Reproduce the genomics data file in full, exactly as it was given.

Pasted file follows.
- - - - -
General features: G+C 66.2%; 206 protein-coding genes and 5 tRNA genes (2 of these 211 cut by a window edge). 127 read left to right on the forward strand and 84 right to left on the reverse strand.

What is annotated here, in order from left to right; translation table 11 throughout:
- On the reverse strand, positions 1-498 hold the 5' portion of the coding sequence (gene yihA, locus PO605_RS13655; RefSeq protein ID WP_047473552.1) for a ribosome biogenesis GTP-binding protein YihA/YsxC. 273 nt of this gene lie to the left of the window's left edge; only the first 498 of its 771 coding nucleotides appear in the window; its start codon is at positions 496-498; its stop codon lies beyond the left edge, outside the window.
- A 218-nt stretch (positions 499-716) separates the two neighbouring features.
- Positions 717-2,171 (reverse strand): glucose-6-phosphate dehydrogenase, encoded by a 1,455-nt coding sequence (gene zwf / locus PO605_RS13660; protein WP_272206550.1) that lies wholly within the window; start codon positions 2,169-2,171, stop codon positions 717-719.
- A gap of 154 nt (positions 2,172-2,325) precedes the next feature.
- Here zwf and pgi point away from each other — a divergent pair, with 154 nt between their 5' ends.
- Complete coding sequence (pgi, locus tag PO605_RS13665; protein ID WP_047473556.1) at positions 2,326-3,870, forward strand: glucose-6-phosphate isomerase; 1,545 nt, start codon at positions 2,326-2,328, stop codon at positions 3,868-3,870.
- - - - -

General features: G+C 66.2%; 206 protein-coding genes and 5 tRNA genes (2 of these 211 cut by a window edge). 127 read left to right on the forward strand and 84 right to left on the reverse strand.

What is annotated here, in order from left to right; translation table 11 throughout:
- On the reverse strand, positions 1-498 hold the 5' portion of the coding sequence (gene yihA, locus PO605_RS13655; RefSeq protein ID WP_047473552.1) for a ribosome biogenesis GTP-binding protein YihA/YsxC. 273 nt of this gene lie to the left of the window's left edge; only the first 498 of its 771 coding nucleotides appear in the window; its start codon is at positions 496-498; its stop codon lies beyond the left edge, outside the window.
- A 218-nt stretch (positions 499-716) separates the two neighbouring features.
- Positions 717-2,171 (reverse strand): glucose-6-phosphate dehydrogenase, encoded by a 1,455-nt coding sequence (gene zwf / locus PO605_RS13660; protein WP_272206550.1) that lies wholly within the window; start codon positions 2,169-2,171, stop codon positions 717-719.
- A gap of 154 nt (positions 2,172-2,325) precedes the next feature.
- Here zwf and pgi point away from each other — a divergent pair, with 154 nt between their 5' ends.
- Complete coding sequence (pgi, locus tag PO605_RS13665; protein ID WP_047473556.1) at positions 2,326-3,870, forward strand: glucose-6-phosphate isomerase; 1,545 nt, start codon at positions 2,326-2,328, stop codon at positions 3,868-3,870.